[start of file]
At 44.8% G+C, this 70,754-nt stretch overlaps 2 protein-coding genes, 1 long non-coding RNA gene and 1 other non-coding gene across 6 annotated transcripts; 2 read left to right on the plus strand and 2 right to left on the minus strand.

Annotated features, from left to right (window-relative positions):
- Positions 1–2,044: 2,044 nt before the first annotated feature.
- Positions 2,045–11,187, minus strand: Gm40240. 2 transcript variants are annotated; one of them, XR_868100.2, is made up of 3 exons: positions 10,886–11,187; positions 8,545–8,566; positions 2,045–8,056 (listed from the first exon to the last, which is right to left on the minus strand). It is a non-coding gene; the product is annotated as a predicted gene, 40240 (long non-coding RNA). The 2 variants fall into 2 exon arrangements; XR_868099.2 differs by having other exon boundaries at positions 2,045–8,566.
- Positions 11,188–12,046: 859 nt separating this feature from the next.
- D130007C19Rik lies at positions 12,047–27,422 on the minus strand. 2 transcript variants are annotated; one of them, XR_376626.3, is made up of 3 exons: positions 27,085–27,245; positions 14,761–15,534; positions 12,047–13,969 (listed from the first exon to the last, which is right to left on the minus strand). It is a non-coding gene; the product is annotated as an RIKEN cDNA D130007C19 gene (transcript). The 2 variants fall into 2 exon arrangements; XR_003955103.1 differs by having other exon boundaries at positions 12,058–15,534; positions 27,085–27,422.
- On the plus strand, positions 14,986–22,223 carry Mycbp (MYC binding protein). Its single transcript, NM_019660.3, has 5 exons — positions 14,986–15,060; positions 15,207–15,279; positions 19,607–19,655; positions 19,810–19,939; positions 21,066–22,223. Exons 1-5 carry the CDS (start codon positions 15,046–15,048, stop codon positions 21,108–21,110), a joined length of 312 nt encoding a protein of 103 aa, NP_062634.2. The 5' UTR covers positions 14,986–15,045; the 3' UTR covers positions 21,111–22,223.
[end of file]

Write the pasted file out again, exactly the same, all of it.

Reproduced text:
At 44.8% G+C, this 70,754-nt stretch overlaps 2 protein-coding genes, 1 long non-coding RNA gene and 1 other non-coding gene across 6 annotated transcripts; 2 read left to right on the plus strand and 2 right to left on the minus strand.

Annotated features, from left to right (window-relative positions):
- Positions 1–2,044: 2,044 nt before the first annotated feature.
- Positions 2,045–11,187, minus strand: Gm40240. 2 transcript variants are annotated; one of them, XR_868100.2, is made up of 3 exons: positions 10,886–11,187; positions 8,545–8,566; positions 2,045–8,056 (listed from the first exon to the last, which is right to left on the minus strand). It is a non-coding gene; the product is annotated as a predicted gene, 40240 (long non-coding RNA). The 2 variants fall into 2 exon arrangements; XR_868099.2 differs by having other exon boundaries at positions 2,045–8,566.
- Positions 11,188–12,046: 859 nt separating this feature from the next.
- D130007C19Rik lies at positions 12,047–27,422 on the minus strand. 2 transcript variants are annotated; one of them, XR_376626.3, is made up of 3 exons: positions 27,085–27,245; positions 14,761–15,534; positions 12,047–13,969 (listed from the first exon to the last, which is right to left on the minus strand). It is a non-coding gene; the product is annotated as an RIKEN cDNA D130007C19 gene (transcript). The 2 variants fall into 2 exon arrangements; XR_003955103.1 differs by having other exon boundaries at positions 12,058–15,534; positions 27,085–27,422.
- On the plus strand, positions 14,986–22,223 carry Mycbp (MYC binding protein). Its single transcript, NM_019660.3, has 5 exons — positions 14,986–15,060; positions 15,207–15,279; positions 19,607–19,655; positions 19,810–19,939; positions 21,066–22,223. Exons 1-5 carry the CDS (start codon positions 15,046–15,048, stop codon positions 21,108–21,110), a joined length of 312 nt encoding a protein of 103 aa, NP_062634.2. The 5' UTR covers positions 14,986–15,045; the 3' UTR covers positions 21,111–22,223.